This week, my colleagues and I here at The Planetary Society joined the growing chorus of voices calling out the systemic racism that plagues our world.
Many of us are having a hard time looking up right now. It’s a painful moment. We here at The Planetary Society recognize we must do more to support Black people, including Black people who love space.
Our mission is to empower the world’s citizens to advance space science and exploration. Because we are the largest independent space advocacy group of its kind, it’s imperative that we do our part to get things right. Racism affects every facet of society. It affects space exploration.
Retired NASA astronaut Leland Melvin joins Bill Nye, CEO of The Planetary Society, in a wide-ranging conversation about recent space milestones and how racial inequality afflicts space exploration.
With our 5-year-strategic vision, Space for Everyone, we seek to cultivate a large and engaged community of space advocates. After all, we embrace what astronauts call “the overview effect.” We are one world, one species. However, heartbreaking disparities exist across the US and elsewhere. The events of the week have stimulated frank conversations and deeper reflection among our staff about how we can grow in our awareness of what it means to be an organization that actively opposes racism.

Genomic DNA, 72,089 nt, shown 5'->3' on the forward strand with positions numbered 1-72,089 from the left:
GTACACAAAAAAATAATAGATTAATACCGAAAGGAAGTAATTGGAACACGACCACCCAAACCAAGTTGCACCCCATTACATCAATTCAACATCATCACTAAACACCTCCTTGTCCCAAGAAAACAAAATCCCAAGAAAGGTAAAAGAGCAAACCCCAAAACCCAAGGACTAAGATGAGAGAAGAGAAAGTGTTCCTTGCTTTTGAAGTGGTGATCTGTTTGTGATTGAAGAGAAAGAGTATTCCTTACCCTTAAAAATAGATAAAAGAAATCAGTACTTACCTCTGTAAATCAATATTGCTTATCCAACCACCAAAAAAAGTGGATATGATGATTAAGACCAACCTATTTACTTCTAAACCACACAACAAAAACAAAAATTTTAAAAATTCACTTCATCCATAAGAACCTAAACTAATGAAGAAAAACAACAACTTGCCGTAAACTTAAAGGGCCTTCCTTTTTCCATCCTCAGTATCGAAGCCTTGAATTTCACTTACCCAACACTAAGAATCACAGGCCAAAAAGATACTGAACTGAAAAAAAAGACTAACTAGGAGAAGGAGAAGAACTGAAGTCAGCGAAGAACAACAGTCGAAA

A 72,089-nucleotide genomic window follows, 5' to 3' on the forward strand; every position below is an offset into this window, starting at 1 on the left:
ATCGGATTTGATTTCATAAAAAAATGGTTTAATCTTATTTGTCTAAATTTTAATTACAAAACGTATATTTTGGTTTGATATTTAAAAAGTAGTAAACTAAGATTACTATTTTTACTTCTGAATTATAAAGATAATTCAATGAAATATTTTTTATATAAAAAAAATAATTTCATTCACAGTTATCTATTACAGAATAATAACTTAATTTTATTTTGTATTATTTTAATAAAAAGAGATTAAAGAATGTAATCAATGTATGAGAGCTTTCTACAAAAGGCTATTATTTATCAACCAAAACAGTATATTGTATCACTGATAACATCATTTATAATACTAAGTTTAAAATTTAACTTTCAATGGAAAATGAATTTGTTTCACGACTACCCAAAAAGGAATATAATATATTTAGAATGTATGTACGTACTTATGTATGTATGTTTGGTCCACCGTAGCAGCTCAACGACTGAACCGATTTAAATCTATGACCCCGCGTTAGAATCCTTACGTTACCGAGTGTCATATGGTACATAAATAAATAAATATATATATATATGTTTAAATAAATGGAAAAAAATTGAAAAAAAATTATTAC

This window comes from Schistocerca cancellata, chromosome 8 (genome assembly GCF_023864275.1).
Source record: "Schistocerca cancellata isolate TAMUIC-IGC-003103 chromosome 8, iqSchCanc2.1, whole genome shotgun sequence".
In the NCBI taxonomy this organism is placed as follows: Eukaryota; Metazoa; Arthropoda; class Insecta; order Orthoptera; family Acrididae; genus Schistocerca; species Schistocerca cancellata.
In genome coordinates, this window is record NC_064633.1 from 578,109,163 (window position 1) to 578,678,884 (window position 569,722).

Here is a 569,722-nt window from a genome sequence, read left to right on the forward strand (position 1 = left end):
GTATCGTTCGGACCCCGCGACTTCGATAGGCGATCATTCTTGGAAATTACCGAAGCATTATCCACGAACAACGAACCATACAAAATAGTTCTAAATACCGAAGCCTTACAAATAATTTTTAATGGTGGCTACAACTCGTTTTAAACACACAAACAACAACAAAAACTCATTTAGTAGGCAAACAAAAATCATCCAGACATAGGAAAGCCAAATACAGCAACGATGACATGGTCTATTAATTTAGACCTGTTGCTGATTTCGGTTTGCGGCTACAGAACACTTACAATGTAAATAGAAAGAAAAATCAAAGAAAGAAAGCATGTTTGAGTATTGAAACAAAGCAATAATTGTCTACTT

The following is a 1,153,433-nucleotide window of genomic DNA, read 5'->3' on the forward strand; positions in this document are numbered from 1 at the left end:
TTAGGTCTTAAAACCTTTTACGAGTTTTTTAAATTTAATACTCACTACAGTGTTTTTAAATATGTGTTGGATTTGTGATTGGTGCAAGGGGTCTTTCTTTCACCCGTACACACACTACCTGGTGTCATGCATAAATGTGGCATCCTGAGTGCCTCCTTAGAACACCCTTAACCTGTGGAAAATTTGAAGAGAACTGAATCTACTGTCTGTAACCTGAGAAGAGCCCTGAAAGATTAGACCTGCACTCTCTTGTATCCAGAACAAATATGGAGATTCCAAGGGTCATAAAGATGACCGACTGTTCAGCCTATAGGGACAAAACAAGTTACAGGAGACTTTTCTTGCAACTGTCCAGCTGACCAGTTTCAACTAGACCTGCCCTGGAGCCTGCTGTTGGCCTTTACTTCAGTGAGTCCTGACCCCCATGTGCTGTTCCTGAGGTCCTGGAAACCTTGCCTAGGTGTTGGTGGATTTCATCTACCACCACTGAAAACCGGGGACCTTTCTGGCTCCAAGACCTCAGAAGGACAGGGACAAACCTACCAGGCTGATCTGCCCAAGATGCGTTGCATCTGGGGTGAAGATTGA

As one of our founders, Carl Sagan, once said, “Valid criticism does you a favor.” To that end, I will be asking our Board of Directors and our staff to take a good look at ourselves—and do the necessary work to make our programs much more inclusive. We will also look for ways to influence the broader space exploration community toward a vision of a more inclusive future.
We won’t wait for this process of self-reflection to be complete before we take concrete action. As a starting point, we will take the following steps:
We will expedite a diversity training seminar designed to help our staff begin the work of becoming an organization that works actively against racism (a small step, but an important one).
We will expand our existing efforts to amplify the profiles and voices of underrepresented individuals and groups in our communications. Next week, I will join my friend NASA astronaut Leland Melvin in a conversation about the recent remarkable achievements in space—and listen to what he has to say about race in space exploration.
As humans we’ve made massive achievements in pushing the boundaries of what’s possible to discover more about the cosmos and our place within it. We can apply the same ingenuity and determination toward creating a more just future for everyone living on—and above—Earth. Let’s get to work.